I am searching for any noticeable orders, doctrine or any piece of information about how an advancing force should be organized. I am interested in the scope 1914-1918, on European and Middle-East fronts.

By "advancing force", I mean:

  • A force of varying size (battallion, brigade, division)
  • That is advancing in an open ground and not in enemy fortifications
  • That had passed first enemy lines.

So the question is not about:

  • Attack or defence tactics
  • Strategic movements

But I am really interesting in how a group of soldiers should advance between two fights, when it is not certain of the position of enemy forces: position in the column of cavalry, artillery, infantry, tanks...

For example:

What was the march order of the French and Serbian infantry after the breakthrough of Salonique? How did Germans or Russians organize their marchs on the Eastern Front? How did British army walked in Mesopotamia?


To clarify the question: Imagine a situation where two armies are, on a strategic plan, closing with each other. Soldiers will come for example by railroad. When they disembark from the station, they adopt a formation and start moving in the forest/mountains/fields. Suddendly, an enemy is seen or sudden fire falls of the column. Orders are given and the formation is broken into tactical moves.

I am interested in what the formation was, in order to minimize damages (in an ambush for example) and maximize the speed of an attack (if enemy is discovered).

  • It's not clear to me that your question makes any sense. The mobility - meaning ability to move under enemy fire - of infantry and cavalry was essentially zero for all of WW1. Once trench warfare was established following the late summer Race to the Sea in France, all movement was always under fire unless a friendly artillery barrage (by 155 mm howitzers with a range of 11 km) was suppressing enemy fire. "Infantry Attacks" by Erwin Rommel is informative. See also Vimy Ridge. Commented Feb 9, 2020 at 12:27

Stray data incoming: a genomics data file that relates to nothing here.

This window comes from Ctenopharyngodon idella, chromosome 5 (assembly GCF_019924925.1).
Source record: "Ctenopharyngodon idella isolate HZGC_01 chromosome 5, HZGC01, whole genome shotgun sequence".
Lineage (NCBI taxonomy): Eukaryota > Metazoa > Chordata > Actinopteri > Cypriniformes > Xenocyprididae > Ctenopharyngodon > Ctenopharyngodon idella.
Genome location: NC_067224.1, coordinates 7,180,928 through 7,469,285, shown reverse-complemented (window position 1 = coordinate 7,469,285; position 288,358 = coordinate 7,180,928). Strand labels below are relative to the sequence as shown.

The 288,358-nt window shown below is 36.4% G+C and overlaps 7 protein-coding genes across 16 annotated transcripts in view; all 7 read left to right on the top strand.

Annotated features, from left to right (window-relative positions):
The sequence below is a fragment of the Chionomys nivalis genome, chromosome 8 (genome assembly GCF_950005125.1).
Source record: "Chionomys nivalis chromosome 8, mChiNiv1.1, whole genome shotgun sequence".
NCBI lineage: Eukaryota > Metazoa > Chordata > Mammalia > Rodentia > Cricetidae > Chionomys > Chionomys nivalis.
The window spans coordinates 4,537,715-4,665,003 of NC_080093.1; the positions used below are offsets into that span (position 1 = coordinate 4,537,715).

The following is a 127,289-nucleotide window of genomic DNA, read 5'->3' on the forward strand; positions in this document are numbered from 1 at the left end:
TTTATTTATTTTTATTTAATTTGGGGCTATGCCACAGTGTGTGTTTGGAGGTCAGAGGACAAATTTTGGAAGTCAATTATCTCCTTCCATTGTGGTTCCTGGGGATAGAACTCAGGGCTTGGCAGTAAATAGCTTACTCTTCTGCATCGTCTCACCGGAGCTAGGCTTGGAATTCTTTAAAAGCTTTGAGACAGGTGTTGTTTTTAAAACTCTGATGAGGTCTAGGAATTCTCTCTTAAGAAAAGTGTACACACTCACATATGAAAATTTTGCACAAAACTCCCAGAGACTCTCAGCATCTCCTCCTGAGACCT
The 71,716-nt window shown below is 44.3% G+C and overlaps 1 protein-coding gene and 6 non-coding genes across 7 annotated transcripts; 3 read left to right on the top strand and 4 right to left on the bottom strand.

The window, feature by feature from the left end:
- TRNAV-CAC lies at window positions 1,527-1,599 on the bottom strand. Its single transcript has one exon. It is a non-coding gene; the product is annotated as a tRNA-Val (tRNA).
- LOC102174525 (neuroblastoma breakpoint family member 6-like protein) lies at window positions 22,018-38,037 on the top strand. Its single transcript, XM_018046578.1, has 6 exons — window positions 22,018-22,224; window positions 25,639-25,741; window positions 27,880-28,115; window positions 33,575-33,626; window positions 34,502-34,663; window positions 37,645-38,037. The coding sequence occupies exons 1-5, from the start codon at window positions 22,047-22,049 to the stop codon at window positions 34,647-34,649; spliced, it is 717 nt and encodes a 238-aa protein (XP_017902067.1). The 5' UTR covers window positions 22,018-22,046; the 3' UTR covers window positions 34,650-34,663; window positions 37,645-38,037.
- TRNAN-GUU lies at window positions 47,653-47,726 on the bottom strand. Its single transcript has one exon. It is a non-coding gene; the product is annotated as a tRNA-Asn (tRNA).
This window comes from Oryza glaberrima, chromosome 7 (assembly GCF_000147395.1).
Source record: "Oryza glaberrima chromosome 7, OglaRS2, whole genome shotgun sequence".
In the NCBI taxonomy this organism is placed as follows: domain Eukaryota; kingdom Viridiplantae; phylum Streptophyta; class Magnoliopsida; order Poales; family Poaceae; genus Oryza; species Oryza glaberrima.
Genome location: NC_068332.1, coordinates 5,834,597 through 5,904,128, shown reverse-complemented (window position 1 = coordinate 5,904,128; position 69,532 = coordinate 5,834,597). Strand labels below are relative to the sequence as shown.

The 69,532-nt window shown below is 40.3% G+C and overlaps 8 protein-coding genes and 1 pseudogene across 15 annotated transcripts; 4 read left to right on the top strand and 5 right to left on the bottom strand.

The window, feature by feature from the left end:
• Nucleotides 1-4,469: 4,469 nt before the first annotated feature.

• This article on how the Americans learned, reluctantly, from the English and French in late '17 and early '18 is good also. Commented Feb 9, 2020 at 12:28
  • @LаngLаngС: Possibly - I have only a passing familiarity with that front. Commented Feb 9, 2020 at 14:52
  • @PieterGeerkens Sorry, but you 're out of the scope of the question. First, I did mention that I am interested in more than Western Front. Second, I did mention I am not speaking of tactical movements (as you say: move under ennemy fire), but rather movements between clashes and exchanges of fire Commented Feb 9, 2020 at 15:28
  • @LаngLаngС I meant exactly what you said: Advance in ennemy territory with close ennemy forces. But not already under fire. The example you gave are what I am interested in. I will edit Commented Feb 9, 2020 at 15:38

2 Answers 2


Callwell, Small Wars. Only a few years before your time window. Flying columns in chapter 11.

USMC, Infantry in Battle. Written after your time window, but a retrospective. Googling only got me a PDF with half the text, perhaps you can find it in a library. Chapter 19 or thereabouts.


John Schindler's The Fall of the Double Eagle has some information on this for the Gaillician and Serbian fronts, especially in 1914. It's scattered throughout descriptions of the campaigns, though, rather than focused on doctrine, so it may not be quite what you are looking for.

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